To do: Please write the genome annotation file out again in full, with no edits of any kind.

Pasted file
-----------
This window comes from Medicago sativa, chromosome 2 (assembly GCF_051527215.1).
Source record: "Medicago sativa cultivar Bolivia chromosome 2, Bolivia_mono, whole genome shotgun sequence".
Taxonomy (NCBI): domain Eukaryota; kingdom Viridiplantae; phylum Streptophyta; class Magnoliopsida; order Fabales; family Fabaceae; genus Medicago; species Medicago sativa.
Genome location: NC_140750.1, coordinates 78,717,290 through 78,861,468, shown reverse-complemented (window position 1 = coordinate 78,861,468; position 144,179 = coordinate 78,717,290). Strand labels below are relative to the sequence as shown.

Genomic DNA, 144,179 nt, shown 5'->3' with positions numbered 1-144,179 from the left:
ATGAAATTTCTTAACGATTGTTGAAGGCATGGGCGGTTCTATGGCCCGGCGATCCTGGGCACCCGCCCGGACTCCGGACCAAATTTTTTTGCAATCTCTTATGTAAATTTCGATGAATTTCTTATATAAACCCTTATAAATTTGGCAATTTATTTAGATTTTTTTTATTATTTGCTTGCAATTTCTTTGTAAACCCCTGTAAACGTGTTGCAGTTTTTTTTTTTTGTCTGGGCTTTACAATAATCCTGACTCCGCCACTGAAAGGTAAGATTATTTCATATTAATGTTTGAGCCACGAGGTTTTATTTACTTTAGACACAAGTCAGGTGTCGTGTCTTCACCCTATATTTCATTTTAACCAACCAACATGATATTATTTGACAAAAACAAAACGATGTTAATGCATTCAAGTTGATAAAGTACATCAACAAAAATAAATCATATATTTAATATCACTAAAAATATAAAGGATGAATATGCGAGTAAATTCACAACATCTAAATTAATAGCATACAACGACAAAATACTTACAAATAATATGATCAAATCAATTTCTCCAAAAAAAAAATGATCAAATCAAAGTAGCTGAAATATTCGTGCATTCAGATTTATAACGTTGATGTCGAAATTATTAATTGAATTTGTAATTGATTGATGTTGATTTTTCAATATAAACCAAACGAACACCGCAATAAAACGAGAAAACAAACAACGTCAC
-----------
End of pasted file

This window comes from Medicago sativa, chromosome 2 (assembly GCF_051527215.1).
Source record: "Medicago sativa cultivar Bolivia chromosome 2, Bolivia_mono, whole genome shotgun sequence".
Taxonomy (NCBI): domain Eukaryota; kingdom Viridiplantae; phylum Streptophyta; class Magnoliopsida; order Fabales; family Fabaceae; genus Medicago; species Medicago sativa.
Genome location: NC_140750.1, coordinates 78,717,290 through 78,861,468, shown reverse-complemented (window position 1 = coordinate 78,861,468; position 144,179 = coordinate 78,717,290). Strand labels below are relative to the sequence as shown.

Genomic DNA, 144,179 nt, shown 5'->3' with positions numbered 1-144,179 from the left:
ATGAAATTTCTTAACGATTGTTGAAGGCATGGGCGGTTCTATGGCCCGGCGATCCTGGGCACCCGCCCGGACTCCGGACCAAATTTTTTTGCAATCTCTTATGTAAATTTCGATGAATTTCTTATATAAACCCTTATAAATTTGGCAATTTATTTAGATTTTTTTTATTATTTGCTTGCAATTTCTTTGTAAACCCCTGTAAACGTGTTGCAGTTTTTTTTTTTTGTCTGGGCTTTACAATAATCCTGACTCCGCCACTGAAAGGTAAGATTATTTCATATTAATGTTTGAGCCACGAGGTTTTATTTACTTTAGACACAAGTCAGGTGTCGTGTCTTCACCCTATATTTCATTTTAACCAACCAACATGATATTATTTGACAAAAACAAAACGATGTTAATGCATTCAAGTTGATAAAGTACATCAACAAAAATAAATCATATATTTAATATCACTAAAAATATAAAGGATGAATATGCGAGTAAATTCACAACATCTAAATTAATAGCATACAACGACAAAATACTTACAAATAATATGATCAAATCAATTTCTCCAAAAAAAAAATGATCAAATCAAAGTAGCTGAAATATTCGTGCATTCAGATTTATAACGTTGATGTCGAAATTATTAATTGAATTTGTAATTGATTGATGTTGATTTTTCAATATAAACCAAACGAACACCGCAATAAAACGAGAAAACAAACAACGTCAC